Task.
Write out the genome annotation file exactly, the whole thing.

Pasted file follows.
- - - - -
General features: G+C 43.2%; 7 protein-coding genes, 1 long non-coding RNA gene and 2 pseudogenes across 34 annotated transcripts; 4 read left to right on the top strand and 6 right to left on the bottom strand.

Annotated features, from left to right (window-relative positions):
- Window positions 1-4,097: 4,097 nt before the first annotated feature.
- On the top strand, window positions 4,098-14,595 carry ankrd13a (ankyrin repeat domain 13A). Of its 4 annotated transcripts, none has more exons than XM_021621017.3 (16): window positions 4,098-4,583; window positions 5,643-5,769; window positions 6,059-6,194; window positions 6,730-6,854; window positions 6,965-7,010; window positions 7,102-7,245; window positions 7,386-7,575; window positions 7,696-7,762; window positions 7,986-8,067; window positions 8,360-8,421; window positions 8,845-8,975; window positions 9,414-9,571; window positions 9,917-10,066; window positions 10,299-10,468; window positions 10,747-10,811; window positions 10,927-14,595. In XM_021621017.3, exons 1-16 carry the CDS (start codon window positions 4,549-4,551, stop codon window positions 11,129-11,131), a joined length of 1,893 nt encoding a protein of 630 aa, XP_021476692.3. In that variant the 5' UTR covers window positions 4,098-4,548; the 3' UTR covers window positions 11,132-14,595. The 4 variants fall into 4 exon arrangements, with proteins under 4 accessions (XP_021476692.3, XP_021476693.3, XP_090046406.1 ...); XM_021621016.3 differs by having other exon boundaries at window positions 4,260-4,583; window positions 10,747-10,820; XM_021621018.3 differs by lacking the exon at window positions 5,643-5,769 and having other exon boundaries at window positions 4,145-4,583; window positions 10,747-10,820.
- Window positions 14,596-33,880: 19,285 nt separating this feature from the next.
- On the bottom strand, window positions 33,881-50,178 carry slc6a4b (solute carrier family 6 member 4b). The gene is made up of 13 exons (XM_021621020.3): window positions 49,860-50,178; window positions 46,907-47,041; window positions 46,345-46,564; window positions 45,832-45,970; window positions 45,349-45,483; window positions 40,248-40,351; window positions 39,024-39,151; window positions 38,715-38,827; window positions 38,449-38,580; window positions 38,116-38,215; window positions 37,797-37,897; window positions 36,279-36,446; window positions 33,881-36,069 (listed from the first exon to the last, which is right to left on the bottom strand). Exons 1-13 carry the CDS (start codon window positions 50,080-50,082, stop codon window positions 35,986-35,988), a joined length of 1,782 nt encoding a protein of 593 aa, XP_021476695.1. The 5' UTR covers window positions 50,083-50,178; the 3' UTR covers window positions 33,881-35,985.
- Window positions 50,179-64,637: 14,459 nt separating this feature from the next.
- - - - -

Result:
General features: G+C 43.2%; 7 protein-coding genes, 1 long non-coding RNA gene and 2 pseudogenes across 34 annotated transcripts; 4 read left to right on the top strand and 6 right to left on the bottom strand.

Annotated features, from left to right (window-relative positions):
- Window positions 1-4,097: 4,097 nt before the first annotated feature.
- On the top strand, window positions 4,098-14,595 carry ankrd13a (ankyrin repeat domain 13A). Of its 4 annotated transcripts, none has more exons than XM_021621017.3 (16): window positions 4,098-4,583; window positions 5,643-5,769; window positions 6,059-6,194; window positions 6,730-6,854; window positions 6,965-7,010; window positions 7,102-7,245; window positions 7,386-7,575; window positions 7,696-7,762; window positions 7,986-8,067; window positions 8,360-8,421; window positions 8,845-8,975; window positions 9,414-9,571; window positions 9,917-10,066; window positions 10,299-10,468; window positions 10,747-10,811; window positions 10,927-14,595. In XM_021621017.3, exons 1-16 carry the CDS (start codon window positions 4,549-4,551, stop codon window positions 11,129-11,131), a joined length of 1,893 nt encoding a protein of 630 aa, XP_021476692.3. In that variant the 5' UTR covers window positions 4,098-4,548; the 3' UTR covers window positions 11,132-14,595. The 4 variants fall into 4 exon arrangements, with proteins under 4 accessions (XP_021476692.3, XP_021476693.3, XP_090046406.1 ...); XM_021621016.3 differs by having other exon boundaries at window positions 4,260-4,583; window positions 10,747-10,820; XM_021621018.3 differs by lacking the exon at window positions 5,643-5,769 and having other exon boundaries at window positions 4,145-4,583; window positions 10,747-10,820.
- Window positions 14,596-33,880: 19,285 nt separating this feature from the next.
- On the bottom strand, window positions 33,881-50,178 carry slc6a4b (solute carrier family 6 member 4b). The gene is made up of 13 exons (XM_021621020.3): window positions 49,860-50,178; window positions 46,907-47,041; window positions 46,345-46,564; window positions 45,832-45,970; window positions 45,349-45,483; window positions 40,248-40,351; window positions 39,024-39,151; window positions 38,715-38,827; window positions 38,449-38,580; window positions 38,116-38,215; window positions 37,797-37,897; window positions 36,279-36,446; window positions 33,881-36,069 (listed from the first exon to the last, which is right to left on the bottom strand). Exons 1-13 carry the CDS (start codon window positions 50,080-50,082, stop codon window positions 35,986-35,988), a joined length of 1,782 nt encoding a protein of 593 aa, XP_021476695.1. The 5' UTR covers window positions 50,083-50,178; the 3' UTR covers window positions 33,881-35,985.
- Window positions 50,179-64,637: 14,459 nt separating this feature from the next.